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Vancouver bikeway costs hundreds of parking spots

Clark County

VANCOUVER, Wash. (KOIN) — The city of Vancouver wants to add more bike lanes at the expense of hundreds of parking spaces to the chagrin of many people living downtown. 

The Westside Bike Mobility Project will create a bikeway running north and south along Columbia Street between Mill Plain and Fourth Plain. 

The first phase of the project will get underway this summer when the city also starts repaving. 

Developers of the bikeway network said the bike lanes on Columbia will be protected by physical barriers so that people on bikes won’t have to share the road with cars. 

The project will also make improvements to pedestrian walkways. 

In order to turn the project into reality, hundreds of parking spaces along Columbia Street will have to be removed. 

Columbia is only a block away from the busy Uptown Village area along Main Street. Many customers of businesses along that stretch have to fight with residents of the neighborhood to park on Columbia and side streets. 

‘Outreach has been abysmal’ 

Some people who live on Columbia told KOIN 6 News they aren’t against the city putting in dedicated bike lanes but said officials did a poor job informing them that project would eliminate their parking spots. 

“We were not at the table to discuss it,” said local resident Glen Yung. “It’s in our neighborhood — it’s going right through here and impacting us enormously — and they didn’t even think to knock on a single door.”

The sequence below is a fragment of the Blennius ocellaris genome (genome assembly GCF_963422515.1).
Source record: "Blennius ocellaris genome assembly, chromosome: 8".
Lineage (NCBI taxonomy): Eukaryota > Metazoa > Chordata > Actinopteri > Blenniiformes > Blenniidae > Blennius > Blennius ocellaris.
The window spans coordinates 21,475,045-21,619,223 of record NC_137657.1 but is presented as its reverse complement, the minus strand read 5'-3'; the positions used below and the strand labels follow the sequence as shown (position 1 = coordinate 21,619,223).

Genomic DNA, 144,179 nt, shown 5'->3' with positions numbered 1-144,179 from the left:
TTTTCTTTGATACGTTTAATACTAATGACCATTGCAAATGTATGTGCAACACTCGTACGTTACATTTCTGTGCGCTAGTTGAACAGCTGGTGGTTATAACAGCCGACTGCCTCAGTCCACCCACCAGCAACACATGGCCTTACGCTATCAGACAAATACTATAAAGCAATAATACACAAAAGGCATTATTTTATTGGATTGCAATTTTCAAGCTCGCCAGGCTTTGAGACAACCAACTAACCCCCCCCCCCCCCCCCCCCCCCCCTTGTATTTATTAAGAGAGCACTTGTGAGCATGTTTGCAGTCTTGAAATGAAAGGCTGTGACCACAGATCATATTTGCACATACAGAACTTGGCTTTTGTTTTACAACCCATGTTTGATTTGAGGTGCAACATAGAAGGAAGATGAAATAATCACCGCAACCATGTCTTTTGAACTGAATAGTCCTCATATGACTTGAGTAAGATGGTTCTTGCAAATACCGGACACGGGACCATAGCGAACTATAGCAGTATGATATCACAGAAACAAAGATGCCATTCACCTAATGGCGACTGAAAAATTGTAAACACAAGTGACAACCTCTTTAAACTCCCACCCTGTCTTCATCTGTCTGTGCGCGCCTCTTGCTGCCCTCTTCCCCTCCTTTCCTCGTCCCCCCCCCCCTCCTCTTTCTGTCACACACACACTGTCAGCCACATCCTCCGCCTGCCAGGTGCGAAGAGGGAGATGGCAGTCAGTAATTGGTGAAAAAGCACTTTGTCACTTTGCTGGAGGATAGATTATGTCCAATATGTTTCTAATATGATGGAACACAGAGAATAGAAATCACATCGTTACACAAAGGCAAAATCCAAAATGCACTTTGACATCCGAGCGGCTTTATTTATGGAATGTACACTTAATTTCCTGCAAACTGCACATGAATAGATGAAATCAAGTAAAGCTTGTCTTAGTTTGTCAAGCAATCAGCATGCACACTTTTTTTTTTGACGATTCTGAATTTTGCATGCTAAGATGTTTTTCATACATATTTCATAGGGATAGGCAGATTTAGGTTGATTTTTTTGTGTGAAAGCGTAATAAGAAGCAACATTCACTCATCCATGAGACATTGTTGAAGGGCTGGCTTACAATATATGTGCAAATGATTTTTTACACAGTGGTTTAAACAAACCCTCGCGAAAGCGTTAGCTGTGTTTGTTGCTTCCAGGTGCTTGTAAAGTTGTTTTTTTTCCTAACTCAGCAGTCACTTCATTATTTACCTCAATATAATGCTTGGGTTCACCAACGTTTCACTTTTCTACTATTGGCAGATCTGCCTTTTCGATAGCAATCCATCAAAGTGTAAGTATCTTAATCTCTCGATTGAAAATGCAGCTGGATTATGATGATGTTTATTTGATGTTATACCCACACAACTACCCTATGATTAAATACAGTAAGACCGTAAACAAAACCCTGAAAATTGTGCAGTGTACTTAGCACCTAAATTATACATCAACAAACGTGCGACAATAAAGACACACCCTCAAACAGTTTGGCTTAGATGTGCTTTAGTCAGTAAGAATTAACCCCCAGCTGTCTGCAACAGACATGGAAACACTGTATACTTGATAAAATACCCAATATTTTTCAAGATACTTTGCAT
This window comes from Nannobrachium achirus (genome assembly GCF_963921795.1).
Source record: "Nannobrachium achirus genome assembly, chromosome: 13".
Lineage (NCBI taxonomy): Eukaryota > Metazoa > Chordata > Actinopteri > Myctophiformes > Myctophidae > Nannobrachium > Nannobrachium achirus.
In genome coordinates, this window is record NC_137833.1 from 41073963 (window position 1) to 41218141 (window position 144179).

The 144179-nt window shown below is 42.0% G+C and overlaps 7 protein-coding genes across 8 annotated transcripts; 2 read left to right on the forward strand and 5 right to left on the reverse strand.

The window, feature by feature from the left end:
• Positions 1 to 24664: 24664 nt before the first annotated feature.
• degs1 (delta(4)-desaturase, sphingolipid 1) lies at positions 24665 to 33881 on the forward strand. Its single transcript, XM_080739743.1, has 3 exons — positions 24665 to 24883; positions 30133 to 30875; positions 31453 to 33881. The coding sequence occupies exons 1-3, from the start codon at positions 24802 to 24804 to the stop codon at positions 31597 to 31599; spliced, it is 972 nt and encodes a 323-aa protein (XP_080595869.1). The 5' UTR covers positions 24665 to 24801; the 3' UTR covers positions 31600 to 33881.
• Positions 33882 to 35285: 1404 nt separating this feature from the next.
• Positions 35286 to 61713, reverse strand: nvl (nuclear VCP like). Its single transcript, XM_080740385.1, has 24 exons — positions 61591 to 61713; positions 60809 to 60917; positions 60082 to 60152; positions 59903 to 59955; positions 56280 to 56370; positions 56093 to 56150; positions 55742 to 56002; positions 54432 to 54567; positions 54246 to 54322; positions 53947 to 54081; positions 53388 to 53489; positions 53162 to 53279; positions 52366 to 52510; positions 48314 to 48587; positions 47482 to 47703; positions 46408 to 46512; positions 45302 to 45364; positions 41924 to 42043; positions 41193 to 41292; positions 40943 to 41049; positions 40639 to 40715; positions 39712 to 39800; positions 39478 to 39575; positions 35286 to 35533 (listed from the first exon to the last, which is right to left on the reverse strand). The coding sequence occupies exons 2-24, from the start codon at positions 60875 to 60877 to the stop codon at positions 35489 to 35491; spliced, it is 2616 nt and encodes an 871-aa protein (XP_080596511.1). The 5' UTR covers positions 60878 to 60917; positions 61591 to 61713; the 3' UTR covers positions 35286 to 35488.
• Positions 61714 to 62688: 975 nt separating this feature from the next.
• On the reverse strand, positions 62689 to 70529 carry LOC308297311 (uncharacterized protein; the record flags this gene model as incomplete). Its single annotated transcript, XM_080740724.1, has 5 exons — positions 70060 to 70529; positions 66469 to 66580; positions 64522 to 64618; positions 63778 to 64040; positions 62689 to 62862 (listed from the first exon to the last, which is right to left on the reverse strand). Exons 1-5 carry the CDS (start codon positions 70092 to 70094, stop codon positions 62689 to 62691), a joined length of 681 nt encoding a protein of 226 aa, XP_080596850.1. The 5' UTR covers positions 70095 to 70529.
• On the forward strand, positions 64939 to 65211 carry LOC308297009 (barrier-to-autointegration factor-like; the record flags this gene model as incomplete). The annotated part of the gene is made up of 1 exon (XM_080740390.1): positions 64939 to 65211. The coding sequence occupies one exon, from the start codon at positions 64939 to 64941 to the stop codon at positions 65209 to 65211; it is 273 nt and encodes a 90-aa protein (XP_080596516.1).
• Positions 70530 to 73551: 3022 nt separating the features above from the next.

Yung said he had gathered more than 600 signatures on a petition to delay the project. 

Local resident Michael McClafferty signed the petition. 

“The outreach has been abysmal — abysmal, and that’s me being polite,” he said. “We are trying to say in the 11th hour of the 59th minute, saying ‘wait a minute, please give us a seat at the table.'” 

City response

City transportation planner Jennifer Campos told KOIN 6 News information about the project’s effect on parking was posted on the project’s website in January. However, Campos said the outreach pamphlets failed to mention parking. 

Bart Hansen, a member of City Council, said he won’t support the project in its current form until affected residents get a seat at the table. 

“We need to go back to the drawing board and we need to take a look at the project and how the community can accept it,” said Hansen. 

The city has until March 25 to decide if it will move forward or delay the first phase of the bike lane project. 

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